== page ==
Could Baby’s Sleepless Nights Be a Survival Mechanism?

Could there be an ulterior motive behind your baby’s late-night feedings? In some new research published today in the journal Evolution, Medicine and Public Health Professor David Haig theorizes that those 4 a.m. wakeup calls could be your baby’s way of ensuring he’s your one and only for a little while. Apparently, all that sleep deprivation (not to mention the breastfeeding), can help delay ovulation in new moms, making it more likely that your babies will be spaced further apart—so your son or daughter will get the extra attention needed to thrive, before their little sibling comes along. According to author David Haig, “More intense nursing, especially at night, is associated with prolonged infertility. Natural selection will have preserved suckling and sleeping behaviours of infants that suppress ovarian function in mothers because infants have benefited from delay of the next birth.”

But the study forgot to factor in one other key aspect into this, though—all those sleep-deprived nights kind of do a number on your sex drive. When you’re only getting a few hours of sleep a night, you may not exactly be in the mood to do anything that leads to conception!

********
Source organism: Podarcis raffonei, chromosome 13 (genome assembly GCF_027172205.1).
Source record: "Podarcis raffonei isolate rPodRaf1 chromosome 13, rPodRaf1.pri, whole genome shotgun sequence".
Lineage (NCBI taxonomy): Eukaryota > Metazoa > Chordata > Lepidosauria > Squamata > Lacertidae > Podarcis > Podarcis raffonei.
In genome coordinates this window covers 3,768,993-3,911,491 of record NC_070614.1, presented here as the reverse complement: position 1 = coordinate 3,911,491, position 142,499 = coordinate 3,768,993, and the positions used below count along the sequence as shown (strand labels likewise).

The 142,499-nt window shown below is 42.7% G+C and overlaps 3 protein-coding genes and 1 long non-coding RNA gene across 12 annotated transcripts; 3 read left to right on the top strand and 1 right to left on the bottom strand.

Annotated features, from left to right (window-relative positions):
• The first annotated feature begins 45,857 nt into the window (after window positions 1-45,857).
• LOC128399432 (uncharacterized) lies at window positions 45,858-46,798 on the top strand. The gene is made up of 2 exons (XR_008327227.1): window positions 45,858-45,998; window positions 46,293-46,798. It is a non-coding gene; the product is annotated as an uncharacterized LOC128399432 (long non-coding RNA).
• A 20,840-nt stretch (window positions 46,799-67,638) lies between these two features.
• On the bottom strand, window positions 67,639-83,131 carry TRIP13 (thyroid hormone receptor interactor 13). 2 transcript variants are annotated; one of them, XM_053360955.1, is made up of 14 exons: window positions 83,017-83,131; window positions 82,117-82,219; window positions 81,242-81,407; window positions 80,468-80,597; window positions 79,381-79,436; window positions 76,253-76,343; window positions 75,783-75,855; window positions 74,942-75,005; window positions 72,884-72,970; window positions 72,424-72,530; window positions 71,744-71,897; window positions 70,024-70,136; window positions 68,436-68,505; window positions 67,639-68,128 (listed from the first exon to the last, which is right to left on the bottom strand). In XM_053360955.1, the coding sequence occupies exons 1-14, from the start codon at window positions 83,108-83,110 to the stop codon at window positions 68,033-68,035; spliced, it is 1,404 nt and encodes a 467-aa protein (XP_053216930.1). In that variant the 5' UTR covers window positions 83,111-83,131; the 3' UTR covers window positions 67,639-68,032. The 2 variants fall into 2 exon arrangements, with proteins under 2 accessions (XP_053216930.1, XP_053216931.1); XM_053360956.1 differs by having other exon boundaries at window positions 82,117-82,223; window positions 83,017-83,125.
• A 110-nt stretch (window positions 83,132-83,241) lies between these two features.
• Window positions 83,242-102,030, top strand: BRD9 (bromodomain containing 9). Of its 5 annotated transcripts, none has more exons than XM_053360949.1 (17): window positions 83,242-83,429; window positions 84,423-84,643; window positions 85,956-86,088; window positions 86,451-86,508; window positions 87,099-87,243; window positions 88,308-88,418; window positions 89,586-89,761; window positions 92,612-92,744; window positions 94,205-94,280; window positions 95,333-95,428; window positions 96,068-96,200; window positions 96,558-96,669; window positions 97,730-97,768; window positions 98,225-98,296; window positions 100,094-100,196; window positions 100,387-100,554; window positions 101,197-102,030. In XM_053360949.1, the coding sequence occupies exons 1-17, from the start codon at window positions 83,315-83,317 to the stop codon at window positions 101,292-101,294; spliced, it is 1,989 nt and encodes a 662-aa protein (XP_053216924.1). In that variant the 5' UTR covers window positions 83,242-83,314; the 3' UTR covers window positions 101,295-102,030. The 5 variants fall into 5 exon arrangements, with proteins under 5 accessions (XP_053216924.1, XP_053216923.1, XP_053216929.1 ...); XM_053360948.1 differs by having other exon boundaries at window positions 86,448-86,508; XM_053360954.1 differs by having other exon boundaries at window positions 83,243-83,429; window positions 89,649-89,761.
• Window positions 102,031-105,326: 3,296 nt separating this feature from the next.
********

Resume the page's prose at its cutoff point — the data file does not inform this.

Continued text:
And sadly, even though the wonders of modern contraception mean we don’t really need this all-natural version of baby spacing, the biological response hasn’t changed—so you can expect lots of sleepless nights, apparently unnecessarily!

Tell us: Did your baby wake up frequently in the middle of the night for feedings? How did that affect your life?

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Baby Sleep: When to Give Up Nighttime Feedings
Baby Sleep: When to Give Up Nighttime Feedings
Baby Sleep: When to Give Up Nighttime Feedings

Image: Breastfeeding baby by vita khorzhevska/Shutterstock.com

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  1. by Thinking Out Loud #4 | Ali Damron

    On April 17, 2014 at 5:06 am

    [...] did read an article about how babies could possibly have ulterior motives when they are night nursing. A professor [...]